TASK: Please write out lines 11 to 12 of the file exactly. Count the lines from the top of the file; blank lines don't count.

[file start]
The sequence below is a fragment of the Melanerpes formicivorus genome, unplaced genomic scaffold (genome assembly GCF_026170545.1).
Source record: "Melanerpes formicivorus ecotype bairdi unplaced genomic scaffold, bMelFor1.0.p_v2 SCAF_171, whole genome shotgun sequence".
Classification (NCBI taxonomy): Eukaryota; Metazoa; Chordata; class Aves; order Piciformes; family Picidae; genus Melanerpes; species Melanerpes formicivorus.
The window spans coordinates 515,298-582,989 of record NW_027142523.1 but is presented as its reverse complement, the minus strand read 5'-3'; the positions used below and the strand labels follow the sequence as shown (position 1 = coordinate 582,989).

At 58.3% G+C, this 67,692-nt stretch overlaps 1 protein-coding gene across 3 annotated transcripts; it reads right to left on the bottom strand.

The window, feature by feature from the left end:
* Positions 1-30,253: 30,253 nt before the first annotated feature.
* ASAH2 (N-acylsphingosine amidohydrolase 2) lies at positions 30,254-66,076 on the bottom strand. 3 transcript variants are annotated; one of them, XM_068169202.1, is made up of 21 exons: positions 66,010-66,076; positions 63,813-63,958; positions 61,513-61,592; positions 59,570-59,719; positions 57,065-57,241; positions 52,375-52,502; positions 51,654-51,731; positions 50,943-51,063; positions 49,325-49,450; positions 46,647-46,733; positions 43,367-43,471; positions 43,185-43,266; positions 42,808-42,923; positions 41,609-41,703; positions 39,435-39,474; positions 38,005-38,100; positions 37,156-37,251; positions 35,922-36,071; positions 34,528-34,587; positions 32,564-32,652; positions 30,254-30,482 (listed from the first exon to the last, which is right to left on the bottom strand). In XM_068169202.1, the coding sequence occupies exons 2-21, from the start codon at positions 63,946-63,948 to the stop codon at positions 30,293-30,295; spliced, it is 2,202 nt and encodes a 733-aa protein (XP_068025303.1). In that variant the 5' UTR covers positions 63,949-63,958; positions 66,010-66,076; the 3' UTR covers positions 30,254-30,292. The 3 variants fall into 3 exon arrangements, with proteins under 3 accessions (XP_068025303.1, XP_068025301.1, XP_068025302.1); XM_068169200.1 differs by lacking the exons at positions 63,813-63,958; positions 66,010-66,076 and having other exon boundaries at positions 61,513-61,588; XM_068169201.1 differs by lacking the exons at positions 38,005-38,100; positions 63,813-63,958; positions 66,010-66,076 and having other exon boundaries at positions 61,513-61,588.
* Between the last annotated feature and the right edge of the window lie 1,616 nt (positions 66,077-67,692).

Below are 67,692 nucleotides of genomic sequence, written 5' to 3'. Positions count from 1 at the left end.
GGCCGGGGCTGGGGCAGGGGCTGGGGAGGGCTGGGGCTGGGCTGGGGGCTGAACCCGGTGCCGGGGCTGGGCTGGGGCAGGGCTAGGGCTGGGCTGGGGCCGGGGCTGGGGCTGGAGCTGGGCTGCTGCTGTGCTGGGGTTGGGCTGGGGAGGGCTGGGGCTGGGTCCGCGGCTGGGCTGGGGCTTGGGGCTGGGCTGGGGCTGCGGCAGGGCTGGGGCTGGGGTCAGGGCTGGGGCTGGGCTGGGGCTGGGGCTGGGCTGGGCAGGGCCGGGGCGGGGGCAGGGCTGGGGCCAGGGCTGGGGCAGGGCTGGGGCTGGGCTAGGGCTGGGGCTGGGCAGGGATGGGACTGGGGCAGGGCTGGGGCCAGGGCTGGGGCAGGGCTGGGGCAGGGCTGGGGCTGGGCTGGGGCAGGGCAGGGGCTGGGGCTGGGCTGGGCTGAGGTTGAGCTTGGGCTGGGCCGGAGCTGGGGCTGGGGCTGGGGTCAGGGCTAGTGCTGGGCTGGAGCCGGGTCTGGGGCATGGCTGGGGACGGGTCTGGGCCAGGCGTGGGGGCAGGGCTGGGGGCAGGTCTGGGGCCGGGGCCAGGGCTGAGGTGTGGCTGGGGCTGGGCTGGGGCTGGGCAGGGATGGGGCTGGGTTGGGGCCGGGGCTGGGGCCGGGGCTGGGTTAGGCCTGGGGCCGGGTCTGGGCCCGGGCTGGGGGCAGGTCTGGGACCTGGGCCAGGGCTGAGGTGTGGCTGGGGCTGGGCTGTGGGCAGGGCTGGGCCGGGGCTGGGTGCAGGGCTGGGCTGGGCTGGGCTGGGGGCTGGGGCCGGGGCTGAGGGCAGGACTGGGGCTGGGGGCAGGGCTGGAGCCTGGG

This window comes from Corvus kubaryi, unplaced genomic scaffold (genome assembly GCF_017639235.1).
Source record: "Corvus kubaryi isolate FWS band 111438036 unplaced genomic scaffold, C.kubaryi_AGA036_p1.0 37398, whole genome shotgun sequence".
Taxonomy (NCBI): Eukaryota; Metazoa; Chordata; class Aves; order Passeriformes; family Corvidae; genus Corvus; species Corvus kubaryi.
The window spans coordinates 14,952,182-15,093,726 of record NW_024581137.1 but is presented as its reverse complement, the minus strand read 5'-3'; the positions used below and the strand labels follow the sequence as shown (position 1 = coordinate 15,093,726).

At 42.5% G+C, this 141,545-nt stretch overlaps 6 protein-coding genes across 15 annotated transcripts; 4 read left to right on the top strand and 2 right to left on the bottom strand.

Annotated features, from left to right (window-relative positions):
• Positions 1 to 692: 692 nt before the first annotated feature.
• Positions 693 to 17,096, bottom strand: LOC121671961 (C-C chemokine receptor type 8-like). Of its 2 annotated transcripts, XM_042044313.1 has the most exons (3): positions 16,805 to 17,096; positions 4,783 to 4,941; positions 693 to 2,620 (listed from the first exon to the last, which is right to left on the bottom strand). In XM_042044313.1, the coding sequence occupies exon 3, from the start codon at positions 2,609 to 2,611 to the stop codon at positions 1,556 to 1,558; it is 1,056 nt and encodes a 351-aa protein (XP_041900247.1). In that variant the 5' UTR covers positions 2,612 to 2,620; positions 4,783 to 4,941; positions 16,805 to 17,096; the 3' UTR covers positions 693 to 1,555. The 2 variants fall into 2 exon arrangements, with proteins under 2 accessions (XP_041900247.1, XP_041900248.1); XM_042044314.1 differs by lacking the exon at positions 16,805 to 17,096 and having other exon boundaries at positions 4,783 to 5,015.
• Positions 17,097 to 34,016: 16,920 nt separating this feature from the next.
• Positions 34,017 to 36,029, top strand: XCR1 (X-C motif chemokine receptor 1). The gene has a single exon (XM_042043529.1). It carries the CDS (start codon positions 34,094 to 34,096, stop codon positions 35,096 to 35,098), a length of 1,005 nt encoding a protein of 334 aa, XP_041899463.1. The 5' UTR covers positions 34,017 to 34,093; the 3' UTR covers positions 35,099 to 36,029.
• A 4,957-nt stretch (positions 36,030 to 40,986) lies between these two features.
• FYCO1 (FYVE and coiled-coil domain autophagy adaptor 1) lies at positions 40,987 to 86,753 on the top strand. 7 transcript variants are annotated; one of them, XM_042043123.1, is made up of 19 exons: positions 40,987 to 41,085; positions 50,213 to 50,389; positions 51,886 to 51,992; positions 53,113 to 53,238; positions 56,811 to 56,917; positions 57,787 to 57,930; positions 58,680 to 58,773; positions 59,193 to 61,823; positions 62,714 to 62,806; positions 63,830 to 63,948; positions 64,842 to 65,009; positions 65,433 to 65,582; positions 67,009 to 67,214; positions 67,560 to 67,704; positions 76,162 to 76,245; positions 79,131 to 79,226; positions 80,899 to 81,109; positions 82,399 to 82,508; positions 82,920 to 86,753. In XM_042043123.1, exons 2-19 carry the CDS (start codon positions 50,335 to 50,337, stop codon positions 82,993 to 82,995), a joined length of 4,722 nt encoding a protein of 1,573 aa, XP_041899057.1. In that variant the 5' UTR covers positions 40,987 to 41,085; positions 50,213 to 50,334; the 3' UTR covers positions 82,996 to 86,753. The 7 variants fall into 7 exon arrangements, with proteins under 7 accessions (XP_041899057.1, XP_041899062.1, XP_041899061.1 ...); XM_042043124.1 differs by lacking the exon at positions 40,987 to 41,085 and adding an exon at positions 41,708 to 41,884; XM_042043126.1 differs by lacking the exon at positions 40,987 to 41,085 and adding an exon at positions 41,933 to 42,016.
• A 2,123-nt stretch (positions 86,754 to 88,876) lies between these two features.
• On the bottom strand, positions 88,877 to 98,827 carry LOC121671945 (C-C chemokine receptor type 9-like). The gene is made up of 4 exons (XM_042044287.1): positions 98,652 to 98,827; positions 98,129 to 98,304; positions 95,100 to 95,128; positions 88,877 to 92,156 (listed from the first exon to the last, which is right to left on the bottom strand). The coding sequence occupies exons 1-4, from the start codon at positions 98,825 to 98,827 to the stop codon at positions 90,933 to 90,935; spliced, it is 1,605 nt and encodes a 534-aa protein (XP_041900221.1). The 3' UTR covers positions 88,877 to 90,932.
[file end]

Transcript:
GGCCGGGGCTGGGGCAGGGGCTGGGGAGGGCTGGGGCTGGGCTGGGGGCTGAACCCGGTGCCGGGGCTGGGCTGGGGCAGGGCTAGGGCTGGGCTGGGGCCGGGGCTGGGGCTGGAGCTGGGCTGCTGCTGTGCTGGGGTTGGGCTGGGGAGGGCTGGGGCTGGGTCCGCGGCTGGGCTGGGGCTTGGGGCTGGGCTGGGGCTGCGGCAGGGCTGGGGCTGGGGTCAGGGCTGGGGCTGGGCTGGGGCTGGGGCTGGGCTGGGCAGGGCCGGGGCGGGGGCAGGGCTGGGGCCAGGGCTGGGGCAGGGCTGGGGCTGGGCTAGGGCTGGGGCTGGGCAGGGATGGGACTGGGGCAGGGCTGGGGCCAGGGCTGGGGCAGGGCTGGGGCAGGGCTGGGGCTGGGCTGGGGCAGGGCAGGGGCTGGGGCTGGGCTGGGCTGAGGTTGAGCTTGGGCTGGGCCGGAGCTGGGGCTGGGGCTGGGGTCAGGGCTAGTGCTGGGCTGGAGCCGGGTCTGGGGCATGGCTGGGGACGGGTCTGGGCCAGGCGTGGGGGCAGGGCTGGGGGCAGGTCTGGGGCCGGGGCCAGGGCTGAGGTGTGGCTGGGGCTGGGCTGGGGCTGGGCAGGGATGGGGCTGGGTTGGGGCCGGGGCTGGGGCCGGGGCTGGGTTAGGCCTGGGGCCGGGTCTGGGCCCGGGCTGGGGGCAGGTCTGGGACCTGGGCCAGGGCTGAGGTGTGGCTGGGGCTGGGCTGTGGGCAGGGCTGGGCCGGGGCTGGGTGCAGGGCTGGGCTGGGCTGGGCTGGGGGCTGGGGCCGGGGCTGAGGGCAGGACTGGGGCTGGGGGCAGGGCTGGAGCCTGGG

This window comes from Corvus kubaryi, unplaced genomic scaffold (genome assembly GCF_017639235.1).